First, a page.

In drawing the line between difference and discrimination the Court also took into consideration whether the practice in question is regarded as non-discriminatory in other democratic states. For example, in the Rasmussen case the Court stated that: “The scope of the margin of appreciation will vary according to the circumstances, the subject-matter and its background; in this respect, one of the relevant factors may be the existence or non-existence of common ground between the laws of the Contracting States”73.
The relevance of consensus among Member States was also pointed out in the Frette74 case where the Court said that: “Since the delicate issues raised in the case, therefore, touch on areas where there is little common ground amongst the member States of the Council of Europe and, generally speaking, the law appears to be in a transitional stage, a wide margin of appreciation must be left to the authorities of each State”.
Also, the importance of the consensus can be found in the context of gender discrimination where the Court takes an explicitly progressive point of view. For example, in the Abdulaziz, Cabales and Balkandaly75 case the Court relates to the policy goals of the member state rather than the achievements in the laws: “the advancement of the equality of the sexes is today a major goal”.
However, in cases where the evolution is seen as less uniform , the Court does not take this progressive approach: in the Engel and others case76 concerning distinctions in disciplinary treatment between officers and ordinary servicemen the Court said that “inequalities are traditionally encountered in the states and at the time in question the distinctions attacked by the three applicants had their equivalent in the internal legal system of practically all the Contracting states”.
The consensus among States is linked to the principle of subsidiarity: when the distinction between difference and discrimination is hard to draw the Court does not substitute its point of view for that of the national authorities, unless a more objective distinction can be found in the practice of other states77.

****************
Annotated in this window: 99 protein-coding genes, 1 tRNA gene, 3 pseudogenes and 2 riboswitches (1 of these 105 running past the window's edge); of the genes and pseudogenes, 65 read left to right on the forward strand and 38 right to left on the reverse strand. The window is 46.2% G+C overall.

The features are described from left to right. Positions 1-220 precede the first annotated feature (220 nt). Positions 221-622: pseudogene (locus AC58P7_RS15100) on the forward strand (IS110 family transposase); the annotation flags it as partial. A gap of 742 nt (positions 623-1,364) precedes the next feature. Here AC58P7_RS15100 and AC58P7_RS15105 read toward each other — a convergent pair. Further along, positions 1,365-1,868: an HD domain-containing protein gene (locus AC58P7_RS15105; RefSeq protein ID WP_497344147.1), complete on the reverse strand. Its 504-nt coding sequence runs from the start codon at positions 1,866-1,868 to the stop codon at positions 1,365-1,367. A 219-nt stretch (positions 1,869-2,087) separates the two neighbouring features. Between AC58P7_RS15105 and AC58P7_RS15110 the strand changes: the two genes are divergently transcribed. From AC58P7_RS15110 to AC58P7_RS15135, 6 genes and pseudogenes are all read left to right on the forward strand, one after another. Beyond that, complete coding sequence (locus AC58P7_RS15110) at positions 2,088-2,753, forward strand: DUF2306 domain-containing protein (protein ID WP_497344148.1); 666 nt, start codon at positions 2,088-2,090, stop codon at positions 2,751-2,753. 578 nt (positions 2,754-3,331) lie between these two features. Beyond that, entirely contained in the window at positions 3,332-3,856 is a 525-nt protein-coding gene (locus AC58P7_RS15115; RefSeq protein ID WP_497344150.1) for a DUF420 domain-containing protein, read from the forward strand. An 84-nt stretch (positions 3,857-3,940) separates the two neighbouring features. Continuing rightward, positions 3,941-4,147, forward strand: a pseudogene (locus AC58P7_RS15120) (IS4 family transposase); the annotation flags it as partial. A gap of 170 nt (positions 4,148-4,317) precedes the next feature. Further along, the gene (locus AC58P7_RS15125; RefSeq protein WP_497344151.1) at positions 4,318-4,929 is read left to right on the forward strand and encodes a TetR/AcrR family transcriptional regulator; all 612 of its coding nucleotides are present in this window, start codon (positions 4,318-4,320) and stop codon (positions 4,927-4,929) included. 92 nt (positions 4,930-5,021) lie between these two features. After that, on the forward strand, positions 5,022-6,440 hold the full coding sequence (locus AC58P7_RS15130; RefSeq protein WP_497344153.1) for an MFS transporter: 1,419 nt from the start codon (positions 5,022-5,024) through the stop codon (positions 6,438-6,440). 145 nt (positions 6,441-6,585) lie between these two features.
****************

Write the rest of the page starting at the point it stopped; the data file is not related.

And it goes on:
4. The margin of appreciation doctrine in the jurisprudence of Article 1 of Protocol No.1
Article 1 of Protocol No.1 safeguards a right to property and contains three different rules which are evaluated by the Court taking into consideration the margin of appreciation.
a). Peaceful enjoyment of one’s possessions
In this context the Court analyses whether a proper balance has been struck between the demands of the society’s general interest and the requirements of protecting the rights of the individual.
For example, in the Sporrong and Lonnroth case (concerning the length of period during which the applicants property bad been subjected to expropriation permits) the Court took into account the margin of appreciation to determine which measures are necessary for the general interest in order to evaluate if a proper balance has been struck. So, there must be established a reasonable relationship of proportionality between the means employed and the aim sought to be realized78.
b). Deprivation of one’s possessions
In this context the Court will evaluate whether a deprivation is in the “public interest” but it will exercise only minimal control over it because the national authorities are in principle better placed than the international judge to appreciate what is “in the public interest”79.
So being, the States are granted a wide “discretion” in assessing the problem of public concern and the remedial action to be taken, and the Court will make deference to their judgments unless that judgment is manifestly without reasonable foundation.